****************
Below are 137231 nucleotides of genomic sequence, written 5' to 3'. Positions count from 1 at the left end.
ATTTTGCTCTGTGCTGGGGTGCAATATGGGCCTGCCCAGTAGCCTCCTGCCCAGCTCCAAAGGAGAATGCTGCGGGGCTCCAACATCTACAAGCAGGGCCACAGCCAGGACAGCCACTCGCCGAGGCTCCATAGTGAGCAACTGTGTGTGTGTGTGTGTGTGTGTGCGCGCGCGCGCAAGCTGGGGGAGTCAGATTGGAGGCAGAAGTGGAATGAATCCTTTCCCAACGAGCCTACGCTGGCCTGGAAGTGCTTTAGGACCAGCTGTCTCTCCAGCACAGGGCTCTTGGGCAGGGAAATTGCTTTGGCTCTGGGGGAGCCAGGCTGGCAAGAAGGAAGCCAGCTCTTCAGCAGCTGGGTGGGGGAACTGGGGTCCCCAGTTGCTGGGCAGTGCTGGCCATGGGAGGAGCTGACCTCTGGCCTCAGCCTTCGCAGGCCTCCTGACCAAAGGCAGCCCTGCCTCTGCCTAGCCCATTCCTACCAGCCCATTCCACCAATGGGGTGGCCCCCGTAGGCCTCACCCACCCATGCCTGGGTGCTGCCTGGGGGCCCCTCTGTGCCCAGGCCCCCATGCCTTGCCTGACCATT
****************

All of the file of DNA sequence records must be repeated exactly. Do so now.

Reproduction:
Below are 137231 nucleotides of genomic sequence, written 5' to 3'. Positions count from 1 at the left end.
ATTTTGCTCTGTGCTGGGGTGCAATATGGGCCTGCCCAGTAGCCTCCTGCCCAGCTCCAAAGGAGAATGCTGCGGGGCTCCAACATCTACAAGCAGGGCCACAGCCAGGACAGCCACTCGCCGAGGCTCCATAGTGAGCAACTGTGTGTGTGTGTGTGTGTGTGTGCGCGCGCGCGCAAGCTGGGGGAGTCAGATTGGAGGCAGAAGTGGAATGAATCCTTTCCCAACGAGCCTACGCTGGCCTGGAAGTGCTTTAGGACCAGCTGTCTCTCCAGCACAGGGCTCTTGGGCAGGGAAATTGCTTTGGCTCTGGGGGAGCCAGGCTGGCAAGAAGGAAGCCAGCTCTTCAGCAGCTGGGTGGGGGAACTGGGGTCCCCAGTTGCTGGGCAGTGCTGGCCATGGGAGGAGCTGACCTCTGGCCTCAGCCTTCGCAGGCCTCCTGACCAAAGGCAGCCCTGCCTCTGCCTAGCCCATTCCTACCAGCCCATTCCACCAATGGGGTGGCCCCCGTAGGCCTCACCCACCCATGCCTGGGTGCTGCCTGGGGGCCCCTCTGTGCCCAGGCCCCCATGCCTTGCCTGACCATT